In other physics-y topics, I wrote a bit about beautiful experiments, which may or may not have been related to George Johnson’s book, the Jan Hendrik Schön affair (which briefly had me as one of the top Google results for the ASCII-ization of his name, Schoen), and the first of a great many posts on the state of high-energy theory, a topic I am well and truly sick of.
All in all, a whole lot of physics blogging, most of which has held up pretty well.
This is the category that didn’t age as well. Which is not surprising, given the inherently somewhat ephemeral nature of the subject. I was doing a lot more political blogging back then– remember, I decided to start the blog because I was reading a lot of political blogs– but a depressing amount of it is scandal-of-the-moment stuff.
There are only a few political things that stand out. One is a series of posts about school vouchers, an evergreen topic if ever there was one. Another was the first time I really lost my temper on the blog, over an incident I still find appalling. And the third was probably one of the most difficult posts I’ve ever written, on the death of a beloved relative and the start of the 2003 Iraq War. That one still hurts to re-read.
There was also the first moment-of-silence post for September 11, a tradition that will probably continue. I think I actually did a complete media blackout that first year, though I may be misremembering.
Other than that, a lot of stupid arguments with blogs that don’t exist any more, or that I don’t read any more. Not much worth keeping there.
Hey, remember albums? Back when people bought music on physical disks, and listened to them one at a time, rather than on shuffle play? Yeah, man, those were the days… I did a lot of writing about albums back then, from thoughts on the general idea to a list of “Perfect” Albums to a jokier list of “Top” albums, to reviews of a number of albums, including Springsteen and Fountains of Wayne. A bunch of my pop-culture writing at this point was crossposted to BlogCritics, before I got tired of a few people constantly overwhelming the site with right-wing rants and stopped posting there.
Hey, remember mix tapes? Also back before digital music took over, believe it or not, we used to record specific songs onto a cassette tape in a specific order, and listen to that. Weird, huh? I posted the track list from a few of my favorites: Get Your War On, Geographic Vagaries, Excalibur 2.5.1, and Bronfman Two Twenty. This was a recurring feature for a while, until I ran out of tapes, and stopped making more because I got an iPod. I’m still deeply imprinted on some of these, though– when I hear “Ziggy Stardust,” I expect the next song to be “Beast of Burden,” even though it’s probably six or seven years since I played that tape. Speaking of which, I wrote about songs I strongly associate with a particular time and place, a list I could add a few more items to these days, and may do in the next week or two.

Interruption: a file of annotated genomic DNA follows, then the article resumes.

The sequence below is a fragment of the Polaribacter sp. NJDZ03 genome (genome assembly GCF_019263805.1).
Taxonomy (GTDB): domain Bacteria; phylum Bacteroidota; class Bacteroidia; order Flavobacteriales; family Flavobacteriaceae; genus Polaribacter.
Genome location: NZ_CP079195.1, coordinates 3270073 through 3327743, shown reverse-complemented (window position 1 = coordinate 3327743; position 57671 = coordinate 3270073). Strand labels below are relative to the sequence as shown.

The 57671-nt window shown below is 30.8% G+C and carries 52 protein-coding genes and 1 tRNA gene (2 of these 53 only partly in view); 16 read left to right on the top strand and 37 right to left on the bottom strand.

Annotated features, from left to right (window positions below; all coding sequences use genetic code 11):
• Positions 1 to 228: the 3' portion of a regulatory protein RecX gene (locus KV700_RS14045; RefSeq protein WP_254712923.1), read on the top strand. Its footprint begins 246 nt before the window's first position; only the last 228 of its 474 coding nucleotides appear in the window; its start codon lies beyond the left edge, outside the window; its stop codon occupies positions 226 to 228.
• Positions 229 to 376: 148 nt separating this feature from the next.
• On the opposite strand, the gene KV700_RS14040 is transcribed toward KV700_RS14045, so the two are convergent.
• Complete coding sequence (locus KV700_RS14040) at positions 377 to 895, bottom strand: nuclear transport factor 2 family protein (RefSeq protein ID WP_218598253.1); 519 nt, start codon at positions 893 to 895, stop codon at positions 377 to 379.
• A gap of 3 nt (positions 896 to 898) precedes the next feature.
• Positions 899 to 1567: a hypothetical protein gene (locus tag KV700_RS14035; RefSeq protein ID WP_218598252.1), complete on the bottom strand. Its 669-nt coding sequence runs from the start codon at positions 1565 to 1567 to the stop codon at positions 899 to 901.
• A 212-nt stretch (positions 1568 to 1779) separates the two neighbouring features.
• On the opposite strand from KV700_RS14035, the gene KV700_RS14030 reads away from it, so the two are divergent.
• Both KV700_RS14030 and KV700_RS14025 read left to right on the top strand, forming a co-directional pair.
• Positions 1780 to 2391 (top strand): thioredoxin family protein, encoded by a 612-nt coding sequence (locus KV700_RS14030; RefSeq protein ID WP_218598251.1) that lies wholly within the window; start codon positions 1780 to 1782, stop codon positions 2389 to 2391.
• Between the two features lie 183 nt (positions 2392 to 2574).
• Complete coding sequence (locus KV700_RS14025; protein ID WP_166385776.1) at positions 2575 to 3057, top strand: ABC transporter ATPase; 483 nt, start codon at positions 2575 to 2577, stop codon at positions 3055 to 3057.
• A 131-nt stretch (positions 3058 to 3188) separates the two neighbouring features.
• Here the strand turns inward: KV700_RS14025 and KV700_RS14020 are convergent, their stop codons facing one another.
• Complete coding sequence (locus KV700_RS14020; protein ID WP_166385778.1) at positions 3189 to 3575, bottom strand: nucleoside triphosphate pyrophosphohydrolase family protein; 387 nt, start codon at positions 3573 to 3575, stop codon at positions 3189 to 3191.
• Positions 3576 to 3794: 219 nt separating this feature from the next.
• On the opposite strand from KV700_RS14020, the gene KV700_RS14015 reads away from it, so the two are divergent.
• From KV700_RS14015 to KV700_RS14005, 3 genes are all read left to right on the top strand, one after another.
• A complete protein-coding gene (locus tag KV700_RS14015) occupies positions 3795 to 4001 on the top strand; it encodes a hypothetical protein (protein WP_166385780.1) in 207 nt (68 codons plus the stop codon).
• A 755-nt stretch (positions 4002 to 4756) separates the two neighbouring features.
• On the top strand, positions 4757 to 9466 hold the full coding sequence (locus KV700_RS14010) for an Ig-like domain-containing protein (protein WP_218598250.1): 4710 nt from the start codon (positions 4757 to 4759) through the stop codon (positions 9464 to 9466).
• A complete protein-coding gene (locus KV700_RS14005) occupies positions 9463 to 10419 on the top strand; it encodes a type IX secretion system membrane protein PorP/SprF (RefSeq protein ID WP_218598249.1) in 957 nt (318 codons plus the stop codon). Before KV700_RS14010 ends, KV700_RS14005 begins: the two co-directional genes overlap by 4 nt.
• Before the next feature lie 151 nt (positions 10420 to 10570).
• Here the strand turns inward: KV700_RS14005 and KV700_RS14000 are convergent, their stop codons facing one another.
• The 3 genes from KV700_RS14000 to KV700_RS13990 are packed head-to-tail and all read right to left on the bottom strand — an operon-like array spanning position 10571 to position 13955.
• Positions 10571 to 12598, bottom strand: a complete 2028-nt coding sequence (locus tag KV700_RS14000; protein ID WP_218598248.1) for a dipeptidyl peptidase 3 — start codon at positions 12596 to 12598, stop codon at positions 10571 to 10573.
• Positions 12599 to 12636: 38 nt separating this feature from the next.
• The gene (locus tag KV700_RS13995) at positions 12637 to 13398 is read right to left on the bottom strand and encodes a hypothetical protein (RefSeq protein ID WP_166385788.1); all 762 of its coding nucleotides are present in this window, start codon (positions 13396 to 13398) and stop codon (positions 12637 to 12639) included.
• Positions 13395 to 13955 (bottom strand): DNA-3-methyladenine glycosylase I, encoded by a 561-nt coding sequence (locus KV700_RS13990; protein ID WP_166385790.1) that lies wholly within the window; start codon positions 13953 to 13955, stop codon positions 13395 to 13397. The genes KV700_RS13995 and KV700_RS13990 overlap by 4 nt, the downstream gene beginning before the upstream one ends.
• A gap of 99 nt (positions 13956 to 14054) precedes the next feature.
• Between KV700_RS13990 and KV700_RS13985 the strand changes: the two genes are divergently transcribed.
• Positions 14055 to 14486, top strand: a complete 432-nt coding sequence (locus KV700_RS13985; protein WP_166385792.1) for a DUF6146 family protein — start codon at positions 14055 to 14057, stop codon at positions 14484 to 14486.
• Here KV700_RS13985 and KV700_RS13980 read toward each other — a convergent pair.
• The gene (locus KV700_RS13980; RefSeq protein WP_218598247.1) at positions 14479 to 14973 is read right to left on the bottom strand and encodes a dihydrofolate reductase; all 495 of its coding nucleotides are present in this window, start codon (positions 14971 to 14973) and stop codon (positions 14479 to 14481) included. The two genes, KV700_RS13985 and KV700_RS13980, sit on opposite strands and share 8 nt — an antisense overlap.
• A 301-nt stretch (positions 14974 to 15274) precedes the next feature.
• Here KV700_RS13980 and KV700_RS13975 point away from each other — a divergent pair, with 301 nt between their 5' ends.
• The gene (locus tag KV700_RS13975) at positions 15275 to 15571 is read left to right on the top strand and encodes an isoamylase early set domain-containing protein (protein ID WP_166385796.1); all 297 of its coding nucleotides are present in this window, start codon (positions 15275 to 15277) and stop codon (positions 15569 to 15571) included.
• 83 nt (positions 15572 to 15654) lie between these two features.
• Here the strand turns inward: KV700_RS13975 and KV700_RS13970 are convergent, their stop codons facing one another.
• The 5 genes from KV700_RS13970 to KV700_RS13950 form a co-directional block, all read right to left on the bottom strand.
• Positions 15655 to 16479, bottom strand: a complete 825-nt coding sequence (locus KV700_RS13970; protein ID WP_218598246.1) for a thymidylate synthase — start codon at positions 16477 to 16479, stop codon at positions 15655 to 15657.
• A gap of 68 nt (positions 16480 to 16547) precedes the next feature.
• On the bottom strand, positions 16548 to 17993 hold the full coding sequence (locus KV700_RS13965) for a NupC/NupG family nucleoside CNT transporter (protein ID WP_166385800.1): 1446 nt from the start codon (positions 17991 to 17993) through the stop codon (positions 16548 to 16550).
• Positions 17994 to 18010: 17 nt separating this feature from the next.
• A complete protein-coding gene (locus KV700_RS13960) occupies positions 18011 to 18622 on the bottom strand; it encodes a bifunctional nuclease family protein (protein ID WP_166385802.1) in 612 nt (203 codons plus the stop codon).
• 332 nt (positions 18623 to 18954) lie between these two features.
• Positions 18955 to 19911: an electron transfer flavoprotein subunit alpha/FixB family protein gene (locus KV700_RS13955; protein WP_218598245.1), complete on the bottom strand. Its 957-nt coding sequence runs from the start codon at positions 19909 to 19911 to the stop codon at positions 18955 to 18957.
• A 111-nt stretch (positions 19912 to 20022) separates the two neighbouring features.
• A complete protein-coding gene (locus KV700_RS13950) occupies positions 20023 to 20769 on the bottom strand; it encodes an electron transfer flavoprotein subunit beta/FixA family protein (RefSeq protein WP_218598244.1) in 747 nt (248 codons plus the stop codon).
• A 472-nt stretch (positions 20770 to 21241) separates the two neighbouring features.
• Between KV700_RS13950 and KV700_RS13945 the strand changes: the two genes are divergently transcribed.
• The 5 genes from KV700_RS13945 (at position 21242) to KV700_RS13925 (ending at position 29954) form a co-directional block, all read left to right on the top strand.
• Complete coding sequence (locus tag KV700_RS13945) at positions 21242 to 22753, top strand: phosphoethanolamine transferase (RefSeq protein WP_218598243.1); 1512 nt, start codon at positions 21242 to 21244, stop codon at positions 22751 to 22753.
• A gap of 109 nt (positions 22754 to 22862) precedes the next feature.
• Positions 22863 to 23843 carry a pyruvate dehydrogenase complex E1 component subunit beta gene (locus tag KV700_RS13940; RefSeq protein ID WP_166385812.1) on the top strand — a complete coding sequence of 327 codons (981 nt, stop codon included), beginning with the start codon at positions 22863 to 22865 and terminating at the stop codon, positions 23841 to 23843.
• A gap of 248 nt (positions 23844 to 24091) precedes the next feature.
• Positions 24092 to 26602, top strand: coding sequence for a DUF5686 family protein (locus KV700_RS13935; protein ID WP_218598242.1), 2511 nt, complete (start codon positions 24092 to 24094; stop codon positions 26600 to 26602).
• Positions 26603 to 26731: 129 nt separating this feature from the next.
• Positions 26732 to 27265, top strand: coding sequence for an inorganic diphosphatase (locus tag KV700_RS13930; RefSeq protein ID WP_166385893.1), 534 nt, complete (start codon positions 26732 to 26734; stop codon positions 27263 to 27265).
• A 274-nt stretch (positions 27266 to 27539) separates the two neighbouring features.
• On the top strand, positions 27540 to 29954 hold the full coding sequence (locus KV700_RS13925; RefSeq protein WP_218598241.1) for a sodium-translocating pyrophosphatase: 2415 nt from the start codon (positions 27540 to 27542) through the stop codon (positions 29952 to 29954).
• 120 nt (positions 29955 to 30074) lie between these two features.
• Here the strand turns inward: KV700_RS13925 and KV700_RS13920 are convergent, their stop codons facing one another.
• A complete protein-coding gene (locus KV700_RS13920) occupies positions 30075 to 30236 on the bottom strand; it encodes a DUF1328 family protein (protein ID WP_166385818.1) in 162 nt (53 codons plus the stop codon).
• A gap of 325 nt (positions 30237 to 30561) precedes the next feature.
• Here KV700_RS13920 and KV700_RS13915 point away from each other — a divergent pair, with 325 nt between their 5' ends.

I also wrote about basketball– this was back when I could watch games and write them up, and I paid a good deal of money to see Syracuse advance to the Final Four, where they won the title. This was a really good basketball era for me, because Maryland had won the title the year before. I also started playing in the lunchtime pick-up game on campus that summer, which I’ve continued to do ever since, and that inspired me to write about pick-up basketball.
The other striking pop-culture items were an admission of my fascination with trashy paranormal shows, which is amusing because I still get a new comment every couple of weeks on my posts poking fun at Ancient Aliens. There was also some movie that was big at the time, but I’m sure it was just a fad, y’know?
I had forgotten what an eventful year that was. We got married just before I started the blog, and in roughly chronological order, Kate took the Bar Exam, we got kicked out of the apartment I had rented in Schenectady and moved to Rensselaer for a few months, Kate started a new job and passed the bar, we bought, refinished, and moved into out house, I got a research grant, and we had a death in the family. Whew.
That was an unexpected benefit of having the blog up there. I’m not the world’s most confessional blogger, but there is a record of most of the major issues I had on my mind mixed in with everything else. So going through a year’s worth of post reminded me of a lot of that, including a good deal of stuff that I had forgotten about. It was worth it just for that, if nothing else.
Anyway, that’s where the blog was ten years ago. Next week, assuming I have time to read through the necessary material, we’ll look at 2003-2004.